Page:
47. Schubert I (2007) Chromosome evolution. Curr Opin Plant Biol 10:109–115Google Scholar
  48. Silva-Neto LC, Bernardino ACS, Loreto V, Moura RC (2015) Physical mapping of 18S and 5S rDNA loci and histone H3 gene in grasshopper species of the subfamily Gomphocerinae (Acrididae). Gen Mol Res 14:15008–15015Google Scholar
  49. Singh M, Kumar R, Nagpure NS, Kushwaha B, Gond I, Lakra WS (2009) Chromosomal localization of 18S and 5S rDNA using FISH in the genus Tor (Pisces, Cyprinidae). Genetica 137:245–252Google Scholar
  50. Solovyeva AI, Stefanova VN, Podgornaya OI, Demin S (2016) Karyotype features of trematode Himasthla elongate. Mol Cytogenet 9:34Google Scholar
  51. Supiwong W, Pinthong K, Seetapan K, Saenjundaeng P, Bertollo LAC, Oliveira EA, Yano CF, Liehr T, Phimphan S, Tanomtong A, Cioffi MB (2019) Karyotype diversity and evolutionary trends in the Asian swamp eel Monopterus albus (Synbranchiformes, Synbranchidae): a case of chromosomal speciation? BMC Evol Bio 19:73Google Scholar
  52. Špakulová M, Scholz T (1999) A chromosome study of the tapeworm Bathybothrium rectangulum (Bloch, 1782) (Cestoda: Pseudophyllidea). Parasitol Res 85:270–273Google Scholar
  53. Špakulová M, Orosová M, Mackiewicz JS (2011) Cytogenetics and chromosomes of the tapeworms (Platyhelmithes, Cestoda). Adv Parasit 74:177–230Google Scholar
  54. Špakulová M, Bombarová M, Miklisová D, Nechybová S, Langrová I (2019) How to become a successful invasive tapeworm: a case study of abandoned sexuality and exceptional chromosome diversification in the triploid carp parasite Atractolytocestus huronensis Anthony, 1958 (Caryophyllidea: Lytocestidae). Parasit Vectors 12(1):161. Google Scholar
  55. Teixeira GA, Barros LAC, Anguiar HJAC, Pompolo SG (2017) Comparative physical mapping of 18S rDNA in the karyotypes of six leafcutter ant species of the genera Atta and Acromyrmex (Formicidae: Myrmicinae). Genetica 145:351–357Google Scholar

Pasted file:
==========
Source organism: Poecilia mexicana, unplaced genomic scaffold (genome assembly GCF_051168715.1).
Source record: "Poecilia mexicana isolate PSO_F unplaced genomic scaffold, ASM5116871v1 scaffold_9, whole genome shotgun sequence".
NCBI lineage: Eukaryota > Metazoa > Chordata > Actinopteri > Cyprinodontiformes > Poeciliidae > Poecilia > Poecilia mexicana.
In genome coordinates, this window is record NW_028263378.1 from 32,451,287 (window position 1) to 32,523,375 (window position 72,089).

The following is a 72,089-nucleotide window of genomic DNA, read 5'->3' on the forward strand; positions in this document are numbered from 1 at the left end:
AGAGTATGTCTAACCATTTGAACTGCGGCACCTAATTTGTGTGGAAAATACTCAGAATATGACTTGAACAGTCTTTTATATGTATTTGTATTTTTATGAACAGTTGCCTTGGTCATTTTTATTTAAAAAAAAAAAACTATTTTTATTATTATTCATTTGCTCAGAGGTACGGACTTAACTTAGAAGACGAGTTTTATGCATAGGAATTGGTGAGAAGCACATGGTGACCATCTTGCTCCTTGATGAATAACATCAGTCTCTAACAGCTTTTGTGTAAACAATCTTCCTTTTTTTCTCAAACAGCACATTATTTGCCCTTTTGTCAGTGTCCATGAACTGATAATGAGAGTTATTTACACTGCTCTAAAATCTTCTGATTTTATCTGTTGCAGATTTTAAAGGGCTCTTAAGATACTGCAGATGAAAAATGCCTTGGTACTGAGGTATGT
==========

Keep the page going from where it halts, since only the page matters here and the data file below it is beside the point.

56. Traut W, Sahara K, Otto TD, Marec F (1999) Molecular differentiation of sex chromosomes probed by comparative genomic hybridization. Chromosoma 108:173–180Google Scholar
  57. Traut W, Szczepanowski M, Vitková M, Opitz C, Marec F, Zrzavy J (2007) The telomere repeat motif of basal Metazoa. Chromosom Res 15:371–382Google Scholar
  58. White MJD (1973) Modes of speciation. WH Freeman and Co., San FranciscoGoogle Scholar
  59. Xi BW, Oros M, Chen K, Scholz T, Xie J (2018) A new monozoic tapeworm, Parabreviscolex niepini n. g., n. sp. (Cestoda: Caryophyllidea), from schizothoracine fishes (Cyprinidae: Schizothoracinae) in Tibet, China. Parasitol Res 117:347–354Google Scholar
  60. Xi BW, Oros M, Wang GT, Scholz T, Xie J (2013) Khawia abbottinae sp. n. (Cestoda: Caryophyllidea) from the Chinese false gudgeon Abbottina rivularis (Cyprinidae: Gobioninae) in China: morphological and molecular data. Folia Parasitol 60:141–148Google Scholar
  61. Zadesenets KS, Karamysheva TV, Katokhin AV, Mordvinov VA, Rubtsov NB (2012) Distribution of repetitive DNA sequences in chromosomes of five opisthorchid species (Trematoda, Opisthorchiidae). Parasitol Int 61:84–86Google Scholar
  62. Zrzavá M, Hladová I, Dalíková M, Šíchová J, Ounap E, Kubíčková S, Marec F (2018) Sex chromosomes of the iconic moth Abraxas grossulariata (Lepidoptera, Geometridae) and its congener A. sylvata. Genes 9:279 doi:

Copyright information

© Springer-Verlag GmbH Germany, part of Springer Nature 2019

Authors and Affiliations

  1. 1.Institute of ParasitologySlovak Academy of SciencesKošiceSlovakia
  2. 2.Institute of EntomologyBiology Centre CASČeské BudějoviceCzech Republic
  3. 3.Faculty of ScienceUniversity of South Bohemia in České BudějoviceČeské BudějoviceCzech Republic
  4. 4.Key Laboratory of Freshwater Fisheries and Germplasm Resources Utilization, Ministry of Agriculture, Freshwater Fisheries Research CenterChinese Academy of Fishery SciencesWuxiChina

Personalised recommendations